It’s hard to knock the walls down on a country club when its members have lived comfortably there for over four years.
Meanwhile while the coach may have changed, the players remain. We can only tell you that in our opinion, many of those players need to look in a mirror today and give themselves an honest assessment.
Why should Boudreau have felt he had to ingrain a stronger mental toughness into this team? They are after all professionals, shouldn’t they already have it?
This team may be young, but they aren’t that young. It’s disturbing to know just how right they both were after John Carlson and Karl Alzner recently told reporters that Capitals confidence is on such shaky ground that merely giving up one goal is enough to rattle the confidence of this team. This team has been to the playoffs every year. Yes, they haven’t done well, but shouldn’t they be a little more battletested as to not lose confidence every time either the defense, and/or goaltenders let them down?
Besides players on the current roster, we can’t let George McPhee, (The man who directly fired Boudreau.) off the hook either.
No doubt McPhee knows the Caps were under-disciplined. As he admitted this off-season, he also knew the Caps were in need of grit.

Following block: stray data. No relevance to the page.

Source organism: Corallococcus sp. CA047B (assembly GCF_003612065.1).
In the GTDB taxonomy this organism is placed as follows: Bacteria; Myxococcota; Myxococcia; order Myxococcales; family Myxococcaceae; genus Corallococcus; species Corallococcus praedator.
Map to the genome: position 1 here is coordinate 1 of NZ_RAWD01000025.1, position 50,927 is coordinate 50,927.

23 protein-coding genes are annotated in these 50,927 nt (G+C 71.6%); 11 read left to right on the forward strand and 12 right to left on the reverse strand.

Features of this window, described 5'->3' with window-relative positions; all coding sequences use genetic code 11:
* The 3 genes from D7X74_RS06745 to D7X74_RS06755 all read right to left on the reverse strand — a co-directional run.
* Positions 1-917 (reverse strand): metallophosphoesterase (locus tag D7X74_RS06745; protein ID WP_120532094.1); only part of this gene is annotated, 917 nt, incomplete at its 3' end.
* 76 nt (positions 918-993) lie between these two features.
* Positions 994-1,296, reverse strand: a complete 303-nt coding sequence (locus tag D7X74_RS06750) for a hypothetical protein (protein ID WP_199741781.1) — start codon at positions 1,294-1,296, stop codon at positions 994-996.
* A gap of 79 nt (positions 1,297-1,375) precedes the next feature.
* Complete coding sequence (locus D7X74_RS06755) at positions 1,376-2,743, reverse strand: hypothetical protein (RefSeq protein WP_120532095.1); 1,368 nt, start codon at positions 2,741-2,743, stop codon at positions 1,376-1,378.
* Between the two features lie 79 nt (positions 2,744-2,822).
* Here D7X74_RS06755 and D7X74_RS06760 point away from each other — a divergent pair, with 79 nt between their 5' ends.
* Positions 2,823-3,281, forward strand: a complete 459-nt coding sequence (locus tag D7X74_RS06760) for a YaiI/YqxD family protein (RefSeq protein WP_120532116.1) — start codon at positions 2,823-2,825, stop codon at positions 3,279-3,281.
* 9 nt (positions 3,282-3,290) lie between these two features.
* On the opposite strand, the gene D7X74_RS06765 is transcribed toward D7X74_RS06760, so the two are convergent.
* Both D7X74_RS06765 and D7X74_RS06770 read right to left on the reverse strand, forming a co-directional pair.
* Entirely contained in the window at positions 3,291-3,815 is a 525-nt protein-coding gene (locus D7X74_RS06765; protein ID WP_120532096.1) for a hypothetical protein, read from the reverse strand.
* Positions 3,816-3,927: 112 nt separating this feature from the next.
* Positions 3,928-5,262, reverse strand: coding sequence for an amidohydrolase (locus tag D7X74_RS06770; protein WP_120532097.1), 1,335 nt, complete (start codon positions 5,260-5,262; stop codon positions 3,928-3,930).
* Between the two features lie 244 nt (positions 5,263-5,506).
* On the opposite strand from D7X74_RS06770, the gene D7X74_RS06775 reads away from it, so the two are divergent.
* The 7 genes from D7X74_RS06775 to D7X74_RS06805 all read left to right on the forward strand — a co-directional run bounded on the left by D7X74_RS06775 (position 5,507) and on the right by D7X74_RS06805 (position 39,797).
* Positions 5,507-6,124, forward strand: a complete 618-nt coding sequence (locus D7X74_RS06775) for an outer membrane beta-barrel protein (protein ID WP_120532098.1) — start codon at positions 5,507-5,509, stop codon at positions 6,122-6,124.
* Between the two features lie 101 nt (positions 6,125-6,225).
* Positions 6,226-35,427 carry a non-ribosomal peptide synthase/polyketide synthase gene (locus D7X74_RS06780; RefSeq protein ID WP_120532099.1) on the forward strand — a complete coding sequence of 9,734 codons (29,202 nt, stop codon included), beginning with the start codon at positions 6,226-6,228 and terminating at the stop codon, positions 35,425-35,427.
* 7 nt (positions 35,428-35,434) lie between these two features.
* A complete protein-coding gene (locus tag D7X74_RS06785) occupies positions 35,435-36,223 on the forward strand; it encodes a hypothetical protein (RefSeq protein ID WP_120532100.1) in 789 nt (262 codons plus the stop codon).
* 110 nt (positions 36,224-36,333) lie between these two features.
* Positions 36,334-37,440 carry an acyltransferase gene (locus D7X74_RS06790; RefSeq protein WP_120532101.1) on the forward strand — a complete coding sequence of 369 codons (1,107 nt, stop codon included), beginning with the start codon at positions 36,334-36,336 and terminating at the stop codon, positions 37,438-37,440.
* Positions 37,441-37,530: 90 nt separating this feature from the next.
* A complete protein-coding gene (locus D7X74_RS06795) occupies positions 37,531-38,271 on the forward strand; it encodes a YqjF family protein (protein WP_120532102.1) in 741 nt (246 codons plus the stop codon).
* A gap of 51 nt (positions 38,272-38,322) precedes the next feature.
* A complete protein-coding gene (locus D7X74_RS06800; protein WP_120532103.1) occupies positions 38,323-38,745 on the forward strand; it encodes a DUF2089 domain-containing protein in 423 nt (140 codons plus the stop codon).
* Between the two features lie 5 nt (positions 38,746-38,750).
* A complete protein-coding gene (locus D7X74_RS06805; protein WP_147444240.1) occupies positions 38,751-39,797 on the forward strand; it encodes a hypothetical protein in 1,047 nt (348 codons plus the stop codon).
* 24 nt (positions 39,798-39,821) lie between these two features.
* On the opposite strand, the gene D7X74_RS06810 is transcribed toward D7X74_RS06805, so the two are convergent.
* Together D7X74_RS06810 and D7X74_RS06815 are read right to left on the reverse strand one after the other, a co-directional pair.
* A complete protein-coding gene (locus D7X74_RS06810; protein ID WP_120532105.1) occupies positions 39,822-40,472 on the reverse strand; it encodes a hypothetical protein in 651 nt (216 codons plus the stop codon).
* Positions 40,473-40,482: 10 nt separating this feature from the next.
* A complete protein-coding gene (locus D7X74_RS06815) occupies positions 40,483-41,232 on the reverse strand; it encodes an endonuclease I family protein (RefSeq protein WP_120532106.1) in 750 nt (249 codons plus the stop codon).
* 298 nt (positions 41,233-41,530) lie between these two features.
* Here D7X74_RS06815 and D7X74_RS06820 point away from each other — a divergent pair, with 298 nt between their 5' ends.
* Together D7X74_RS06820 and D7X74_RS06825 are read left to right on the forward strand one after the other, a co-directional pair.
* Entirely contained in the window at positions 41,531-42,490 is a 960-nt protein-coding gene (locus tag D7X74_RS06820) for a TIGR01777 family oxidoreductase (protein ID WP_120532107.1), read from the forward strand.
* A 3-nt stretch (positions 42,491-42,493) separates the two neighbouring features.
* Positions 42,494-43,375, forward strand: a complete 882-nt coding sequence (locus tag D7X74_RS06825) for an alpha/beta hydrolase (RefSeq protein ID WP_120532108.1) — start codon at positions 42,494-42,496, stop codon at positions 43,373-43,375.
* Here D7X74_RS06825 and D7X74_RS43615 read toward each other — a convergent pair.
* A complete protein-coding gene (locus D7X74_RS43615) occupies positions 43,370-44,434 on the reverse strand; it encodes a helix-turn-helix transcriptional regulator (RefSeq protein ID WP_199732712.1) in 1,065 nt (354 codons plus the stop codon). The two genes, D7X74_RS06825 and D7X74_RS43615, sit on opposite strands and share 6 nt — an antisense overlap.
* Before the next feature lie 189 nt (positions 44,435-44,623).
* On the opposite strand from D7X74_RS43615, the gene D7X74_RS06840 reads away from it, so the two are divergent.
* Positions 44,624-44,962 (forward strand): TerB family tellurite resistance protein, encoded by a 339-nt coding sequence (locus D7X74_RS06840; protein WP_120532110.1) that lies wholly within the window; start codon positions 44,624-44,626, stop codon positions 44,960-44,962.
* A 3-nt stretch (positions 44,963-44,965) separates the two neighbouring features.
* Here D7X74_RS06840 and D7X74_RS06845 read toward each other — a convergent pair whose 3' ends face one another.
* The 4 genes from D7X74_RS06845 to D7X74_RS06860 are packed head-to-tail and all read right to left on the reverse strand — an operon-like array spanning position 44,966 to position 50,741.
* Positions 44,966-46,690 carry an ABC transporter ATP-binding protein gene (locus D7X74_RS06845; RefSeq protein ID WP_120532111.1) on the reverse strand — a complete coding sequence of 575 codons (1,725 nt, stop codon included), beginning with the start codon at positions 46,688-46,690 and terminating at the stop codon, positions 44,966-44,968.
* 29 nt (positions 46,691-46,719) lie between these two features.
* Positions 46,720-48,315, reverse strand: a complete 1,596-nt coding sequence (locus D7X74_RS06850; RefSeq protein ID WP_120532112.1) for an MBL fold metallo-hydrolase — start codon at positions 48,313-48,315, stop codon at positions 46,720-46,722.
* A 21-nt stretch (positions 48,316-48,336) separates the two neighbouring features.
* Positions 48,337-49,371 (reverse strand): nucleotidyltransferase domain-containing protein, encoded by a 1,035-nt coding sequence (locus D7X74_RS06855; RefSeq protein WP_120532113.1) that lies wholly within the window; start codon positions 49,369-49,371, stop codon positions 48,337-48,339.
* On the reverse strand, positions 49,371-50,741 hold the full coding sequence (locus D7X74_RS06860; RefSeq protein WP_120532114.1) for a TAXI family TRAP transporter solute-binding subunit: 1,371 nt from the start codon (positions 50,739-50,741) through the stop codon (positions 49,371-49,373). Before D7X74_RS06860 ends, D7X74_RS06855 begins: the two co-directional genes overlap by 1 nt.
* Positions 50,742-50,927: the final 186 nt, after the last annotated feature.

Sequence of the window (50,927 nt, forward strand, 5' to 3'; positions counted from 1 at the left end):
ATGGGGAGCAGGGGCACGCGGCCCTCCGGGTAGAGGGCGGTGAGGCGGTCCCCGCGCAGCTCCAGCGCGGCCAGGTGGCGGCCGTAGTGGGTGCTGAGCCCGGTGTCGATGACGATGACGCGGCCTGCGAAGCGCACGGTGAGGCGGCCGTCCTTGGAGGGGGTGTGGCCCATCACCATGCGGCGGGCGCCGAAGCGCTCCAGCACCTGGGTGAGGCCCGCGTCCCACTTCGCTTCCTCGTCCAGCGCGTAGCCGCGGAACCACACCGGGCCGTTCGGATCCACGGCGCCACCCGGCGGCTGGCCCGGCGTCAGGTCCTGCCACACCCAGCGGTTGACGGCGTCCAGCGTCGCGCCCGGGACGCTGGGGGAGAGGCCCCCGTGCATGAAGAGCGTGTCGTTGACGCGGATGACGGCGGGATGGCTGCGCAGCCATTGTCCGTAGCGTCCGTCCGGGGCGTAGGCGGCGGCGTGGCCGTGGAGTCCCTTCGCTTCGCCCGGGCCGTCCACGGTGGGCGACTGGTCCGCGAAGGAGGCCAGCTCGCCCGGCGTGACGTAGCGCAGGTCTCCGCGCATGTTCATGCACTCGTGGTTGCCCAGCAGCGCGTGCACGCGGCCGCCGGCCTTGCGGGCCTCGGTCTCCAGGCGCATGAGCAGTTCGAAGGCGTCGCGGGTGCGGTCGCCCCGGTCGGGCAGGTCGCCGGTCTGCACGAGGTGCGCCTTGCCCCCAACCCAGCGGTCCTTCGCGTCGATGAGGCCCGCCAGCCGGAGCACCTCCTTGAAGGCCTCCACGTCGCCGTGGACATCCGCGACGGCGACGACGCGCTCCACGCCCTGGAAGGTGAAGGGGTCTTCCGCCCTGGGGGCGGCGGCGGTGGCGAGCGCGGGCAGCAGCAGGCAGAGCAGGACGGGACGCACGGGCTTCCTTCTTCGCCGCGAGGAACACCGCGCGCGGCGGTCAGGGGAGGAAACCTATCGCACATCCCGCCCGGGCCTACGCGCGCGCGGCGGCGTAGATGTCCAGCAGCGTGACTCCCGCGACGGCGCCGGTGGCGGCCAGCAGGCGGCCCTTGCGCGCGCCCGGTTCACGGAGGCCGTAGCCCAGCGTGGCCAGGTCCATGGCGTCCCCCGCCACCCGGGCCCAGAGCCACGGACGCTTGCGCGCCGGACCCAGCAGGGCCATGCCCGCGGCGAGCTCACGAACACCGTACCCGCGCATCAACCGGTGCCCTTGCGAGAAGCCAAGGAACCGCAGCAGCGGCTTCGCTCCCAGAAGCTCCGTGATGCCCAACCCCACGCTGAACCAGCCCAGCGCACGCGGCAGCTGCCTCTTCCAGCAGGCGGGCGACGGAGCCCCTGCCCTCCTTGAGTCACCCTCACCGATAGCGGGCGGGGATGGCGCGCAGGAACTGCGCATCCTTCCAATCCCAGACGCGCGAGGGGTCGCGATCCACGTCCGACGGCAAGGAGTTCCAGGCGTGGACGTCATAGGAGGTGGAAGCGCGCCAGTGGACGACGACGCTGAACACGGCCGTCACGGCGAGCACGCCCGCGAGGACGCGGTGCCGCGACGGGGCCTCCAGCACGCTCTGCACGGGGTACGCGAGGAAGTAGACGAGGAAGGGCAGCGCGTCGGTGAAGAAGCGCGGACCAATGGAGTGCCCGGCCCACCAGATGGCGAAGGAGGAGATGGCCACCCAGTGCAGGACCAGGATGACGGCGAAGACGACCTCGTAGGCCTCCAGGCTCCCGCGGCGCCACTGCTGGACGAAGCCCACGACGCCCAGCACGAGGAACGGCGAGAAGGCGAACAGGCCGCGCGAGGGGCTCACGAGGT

So as you’re searching for guys who can add grit and are capable of being coached, why would you keep re-signing a guy in Alexander Semin, who seems to be tangentially opposed to helping you in either area? It just doesn’t make sense.
As for the new coach, Capitals great Dale Hunter, if you’ve only heard that name once, you may only know him as the man who cheap-shotted Pierre Turgeon after an Islanders overtime victory. Please read up on the man a little more.
Hunter was the Capitals’ captain from 1994-99 and had a playing career in Washington that stretched back to 1987. Hunter also is only player in league history with 1,000 points and 3,000 penalty minutes.
As undoubtedly the most rugged customer in the NHL during his time, Hunter had his number retired by the Capitals, and since then has become the fastest coach to reach 400 wins in the Ontario Hockey League.
“He wasn’t a big talker, but his play spoke volumes. You wanted to follow him around,” Craig Laughlin told USA Today. “Players will probably say he’s a ‘players coach’ because they’re afraid to say otherwise,” said George McPhee Monday.
After a far too lax Boudreau regime, is it a good thing some Capitals may be a little afraid of their new coach? Absolutely.
So while Ovechkin and company might be in part responsible for why Boudreau is now gone, they may find that life with Boudreau was a ‘walk in the park’ compared to what Dale Hunter has in store for them. For Capitals fans, this would be a most welcome change.